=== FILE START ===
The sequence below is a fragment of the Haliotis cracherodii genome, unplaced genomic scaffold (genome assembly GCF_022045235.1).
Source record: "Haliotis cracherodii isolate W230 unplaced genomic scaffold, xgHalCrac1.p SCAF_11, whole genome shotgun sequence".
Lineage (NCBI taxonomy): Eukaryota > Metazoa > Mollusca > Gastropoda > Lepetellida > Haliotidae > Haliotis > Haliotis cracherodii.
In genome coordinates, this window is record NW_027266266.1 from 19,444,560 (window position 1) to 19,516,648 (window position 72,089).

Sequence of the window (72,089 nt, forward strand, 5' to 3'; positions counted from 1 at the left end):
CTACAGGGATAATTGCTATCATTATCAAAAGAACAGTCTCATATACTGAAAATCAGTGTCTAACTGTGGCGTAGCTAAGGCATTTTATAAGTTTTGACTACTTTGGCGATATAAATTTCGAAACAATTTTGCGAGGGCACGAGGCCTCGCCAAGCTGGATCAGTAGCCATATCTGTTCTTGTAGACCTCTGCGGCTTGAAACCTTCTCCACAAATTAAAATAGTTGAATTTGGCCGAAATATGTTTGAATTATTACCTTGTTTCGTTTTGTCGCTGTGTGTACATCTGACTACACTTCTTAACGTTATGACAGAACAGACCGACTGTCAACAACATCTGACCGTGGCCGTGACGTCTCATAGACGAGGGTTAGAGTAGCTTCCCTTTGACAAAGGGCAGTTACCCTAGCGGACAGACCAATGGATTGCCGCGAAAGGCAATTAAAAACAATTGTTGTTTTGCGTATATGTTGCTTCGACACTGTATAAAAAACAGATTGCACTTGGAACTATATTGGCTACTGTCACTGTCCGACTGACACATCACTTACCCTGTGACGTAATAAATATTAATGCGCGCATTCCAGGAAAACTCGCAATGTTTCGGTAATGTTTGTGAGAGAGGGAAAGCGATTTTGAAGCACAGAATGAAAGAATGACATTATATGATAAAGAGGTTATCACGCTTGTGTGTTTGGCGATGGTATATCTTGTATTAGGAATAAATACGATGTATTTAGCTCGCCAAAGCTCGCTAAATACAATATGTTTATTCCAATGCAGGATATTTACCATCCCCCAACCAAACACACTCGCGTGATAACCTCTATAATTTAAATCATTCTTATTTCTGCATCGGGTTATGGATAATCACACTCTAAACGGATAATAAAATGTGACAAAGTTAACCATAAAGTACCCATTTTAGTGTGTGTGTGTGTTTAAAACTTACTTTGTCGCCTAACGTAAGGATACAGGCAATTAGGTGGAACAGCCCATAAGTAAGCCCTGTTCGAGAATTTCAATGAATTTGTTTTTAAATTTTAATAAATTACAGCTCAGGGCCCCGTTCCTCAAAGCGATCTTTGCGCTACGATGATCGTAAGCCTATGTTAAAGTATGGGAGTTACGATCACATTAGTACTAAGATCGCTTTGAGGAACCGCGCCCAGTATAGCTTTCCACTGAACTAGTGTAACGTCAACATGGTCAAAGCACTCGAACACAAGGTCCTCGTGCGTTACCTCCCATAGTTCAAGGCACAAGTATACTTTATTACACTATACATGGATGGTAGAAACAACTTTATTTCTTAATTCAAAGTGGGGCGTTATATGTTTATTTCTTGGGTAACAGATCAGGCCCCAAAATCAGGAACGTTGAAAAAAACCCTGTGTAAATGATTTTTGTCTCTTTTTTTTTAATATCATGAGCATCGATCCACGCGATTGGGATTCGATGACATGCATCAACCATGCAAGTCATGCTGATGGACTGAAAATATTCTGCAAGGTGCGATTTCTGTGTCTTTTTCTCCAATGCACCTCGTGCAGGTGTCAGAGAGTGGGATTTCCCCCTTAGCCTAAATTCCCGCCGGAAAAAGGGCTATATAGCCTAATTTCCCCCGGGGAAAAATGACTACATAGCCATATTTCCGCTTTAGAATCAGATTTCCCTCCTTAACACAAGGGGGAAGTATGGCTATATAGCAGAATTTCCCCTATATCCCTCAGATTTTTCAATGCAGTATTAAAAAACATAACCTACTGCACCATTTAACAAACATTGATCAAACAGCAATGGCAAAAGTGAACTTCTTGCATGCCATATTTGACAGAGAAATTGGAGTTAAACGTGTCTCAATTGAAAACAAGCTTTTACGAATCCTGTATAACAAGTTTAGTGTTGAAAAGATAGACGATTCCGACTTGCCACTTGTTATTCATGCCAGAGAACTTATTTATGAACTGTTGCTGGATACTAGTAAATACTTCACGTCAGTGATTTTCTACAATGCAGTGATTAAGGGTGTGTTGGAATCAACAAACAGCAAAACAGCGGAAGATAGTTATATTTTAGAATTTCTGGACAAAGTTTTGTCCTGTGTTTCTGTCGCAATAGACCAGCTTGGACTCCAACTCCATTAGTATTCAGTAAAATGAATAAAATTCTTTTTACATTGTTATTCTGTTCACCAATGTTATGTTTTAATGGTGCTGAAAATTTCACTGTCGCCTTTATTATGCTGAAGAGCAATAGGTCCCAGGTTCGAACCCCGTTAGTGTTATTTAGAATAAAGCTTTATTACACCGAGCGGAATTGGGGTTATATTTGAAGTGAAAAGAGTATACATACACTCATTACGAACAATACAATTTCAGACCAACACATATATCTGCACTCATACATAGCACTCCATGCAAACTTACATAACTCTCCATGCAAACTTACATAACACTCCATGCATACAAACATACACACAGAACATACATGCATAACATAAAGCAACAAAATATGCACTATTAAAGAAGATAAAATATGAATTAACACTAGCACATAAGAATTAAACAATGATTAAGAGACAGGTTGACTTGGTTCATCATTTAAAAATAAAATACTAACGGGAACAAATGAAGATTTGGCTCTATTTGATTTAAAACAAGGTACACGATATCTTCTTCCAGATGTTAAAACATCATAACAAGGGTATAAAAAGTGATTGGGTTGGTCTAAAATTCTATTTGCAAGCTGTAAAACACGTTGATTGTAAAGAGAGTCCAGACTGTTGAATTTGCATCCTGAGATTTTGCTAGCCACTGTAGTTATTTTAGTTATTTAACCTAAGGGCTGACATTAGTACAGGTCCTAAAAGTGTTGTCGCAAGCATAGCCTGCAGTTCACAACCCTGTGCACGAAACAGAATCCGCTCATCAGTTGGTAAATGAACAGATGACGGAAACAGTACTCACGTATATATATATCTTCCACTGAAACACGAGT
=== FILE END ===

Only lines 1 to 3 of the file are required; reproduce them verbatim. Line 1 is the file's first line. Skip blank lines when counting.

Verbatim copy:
The sequence below is a fragment of the Haliotis cracherodii genome, unplaced genomic scaffold (genome assembly GCF_022045235.1).
Source record: "Haliotis cracherodii isolate W230 unplaced genomic scaffold, xgHalCrac1.p SCAF_11, whole genome shotgun sequence".
Lineage (NCBI taxonomy): Eukaryota > Metazoa > Mollusca > Gastropoda > Lepetellida > Haliotidae > Haliotis > Haliotis cracherodii.